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Looking Back At The Life of Roger Moore

Published on May 23rd, 2017 | Updated on May 24th, 2017 | By FanFest

I never would have thought that I would be sitting here, in my early thirties with a beard starting to get flashes of grey on my chin, writing this article. See, I grew up fascinated by the Bond franchise. Sean Connery and Roger Moore, both icons in their own respective right, were the unsinkable heroes to me. As each year passed, nothing could take either man down. They could live forever. They were legends for the work they accomplished, I kept saying to myself. So imagine today, a cloudy dreary day 20 miles outside of Philadelphia, when the unthinkable occurred. I saw the news at first but that first cup of coffee really hadn’t kicked in quite yet. Imagine my face when my phone started to buzz. One text. Two texts. Suddenly, I had people asking me if I saw the news. Was it true? You have to know, you’re the mega Bond fan.

And then my heart grew heavy, a frown burrowed onto my lips. At the age of 89, Sir Roger Moore has passed away in Switzerland following complications to cancer.


I remember twenty (!) years ago, when I was first getting really drawn into the world of James Bond. DVD wasn’t all that popular as of yet and I had coerced my mom to enroll with Columbia House. Now, for those of you too young to remember what that was – you ordered five movies at a penny each from some of the day’s biggest movie releases, then had to order another five at full price (read – not at retail price) within a year’s time. And their prices were steep too. I thought FYE’s prices at my local mall were unreasonable with current prices on Blu-Ray’s but Columbia House was far worse with their VHS tape pricing. For those of you who do remember though – wasn’t Columbia House like getting a kick in your behind from an riled up bull? Yeah, you think you’re able to stand tall against the bull but, surprise, you get cornered and stampeded from behind when your guard is down.

I became introduced to a lot of genres right about the time I was in heading from elementary to middle school. Sure, I indulged in many R-rated films but my rooting in the moviephile I’ve become took shape at this time. My parents saw Live and Let Die when they first began to see each other. So, that’s where I started, with the story of 007 tackling a drug kingpin with the feisty Jane Seymour by his side. Once I had finished Moore’s first movie, I was hooked. I needed all of the Bond movies to own. No, not needed, no, I wanted all of them. One by one the bottom shelf in one of our VHS cabinets at the house was filled up. First the Connery movies, then the run of Roger Moore and Timothy Dalton. I even went outside of Columbia House to obtain the rest of the VHS collection, scavenging clearance VHS bins at local department stores to make sure I had every single one. Eventually, I did. The last VHS tape I purchased for the Bond franchise was 1999’s The World Is Not Enough.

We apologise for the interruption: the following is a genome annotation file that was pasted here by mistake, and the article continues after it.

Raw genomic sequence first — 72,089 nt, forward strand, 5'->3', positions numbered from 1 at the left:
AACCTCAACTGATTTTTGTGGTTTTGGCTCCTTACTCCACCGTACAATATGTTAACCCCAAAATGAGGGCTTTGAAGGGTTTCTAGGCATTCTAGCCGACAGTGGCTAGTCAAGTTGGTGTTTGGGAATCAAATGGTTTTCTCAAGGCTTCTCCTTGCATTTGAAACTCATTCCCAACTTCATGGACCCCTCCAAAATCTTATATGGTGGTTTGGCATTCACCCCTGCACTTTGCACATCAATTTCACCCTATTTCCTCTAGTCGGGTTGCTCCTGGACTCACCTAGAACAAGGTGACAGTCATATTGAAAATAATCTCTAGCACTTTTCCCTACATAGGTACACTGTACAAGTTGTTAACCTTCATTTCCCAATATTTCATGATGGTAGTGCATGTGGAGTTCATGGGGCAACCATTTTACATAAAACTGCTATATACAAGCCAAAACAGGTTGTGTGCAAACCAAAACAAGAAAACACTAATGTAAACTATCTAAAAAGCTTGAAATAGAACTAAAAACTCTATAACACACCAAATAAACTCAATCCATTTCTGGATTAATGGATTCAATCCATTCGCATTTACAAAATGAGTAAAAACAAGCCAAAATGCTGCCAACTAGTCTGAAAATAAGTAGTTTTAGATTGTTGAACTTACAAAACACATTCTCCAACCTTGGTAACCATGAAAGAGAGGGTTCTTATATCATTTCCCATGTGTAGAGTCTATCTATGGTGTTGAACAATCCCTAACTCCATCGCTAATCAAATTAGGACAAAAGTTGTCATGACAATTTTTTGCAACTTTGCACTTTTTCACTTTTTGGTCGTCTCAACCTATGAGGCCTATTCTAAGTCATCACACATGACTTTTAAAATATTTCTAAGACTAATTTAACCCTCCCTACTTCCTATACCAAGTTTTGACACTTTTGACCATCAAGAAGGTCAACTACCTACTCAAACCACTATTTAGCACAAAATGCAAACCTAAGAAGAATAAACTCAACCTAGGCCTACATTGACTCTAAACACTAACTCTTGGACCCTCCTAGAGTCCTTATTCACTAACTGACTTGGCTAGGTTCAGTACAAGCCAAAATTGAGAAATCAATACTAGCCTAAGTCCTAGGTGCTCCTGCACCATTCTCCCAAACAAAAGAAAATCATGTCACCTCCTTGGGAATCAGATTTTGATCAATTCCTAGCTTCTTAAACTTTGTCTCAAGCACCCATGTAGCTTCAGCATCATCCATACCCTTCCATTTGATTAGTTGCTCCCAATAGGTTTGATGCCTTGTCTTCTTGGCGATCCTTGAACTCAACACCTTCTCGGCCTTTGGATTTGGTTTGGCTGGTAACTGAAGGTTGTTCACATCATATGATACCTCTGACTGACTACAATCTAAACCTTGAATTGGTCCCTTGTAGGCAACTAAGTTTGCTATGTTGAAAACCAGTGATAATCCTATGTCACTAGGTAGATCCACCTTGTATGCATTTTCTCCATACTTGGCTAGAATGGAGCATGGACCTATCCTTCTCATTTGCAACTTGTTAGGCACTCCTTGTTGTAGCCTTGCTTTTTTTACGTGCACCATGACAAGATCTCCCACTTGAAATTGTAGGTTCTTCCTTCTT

(And, later on, I did upgrade to all of the DVD’s…and now all of the Blu-Ray’s. Oops.)

I still question how my tapes didn’t get ripped apart from the number of times I rewound them over days, weeks, months laying in front of the television in the living room. Every era was distinctive from the next, some more serious and others a little more loose and just simply fun. Nonsense, yes, but absolutely a blast with in part to old-school elaborate miniatures to replicate size and scope of locations and weapons. For Moore’s run, Albert Broccoli played on the style that worked best for the actor – relaxed and campy. Those roots came to light over a decade before Moore would become Bond. At the time the Bond that kept reeling me in was having fun gallivanting around the globe, saving the day and the girl from foes and henchmen alike.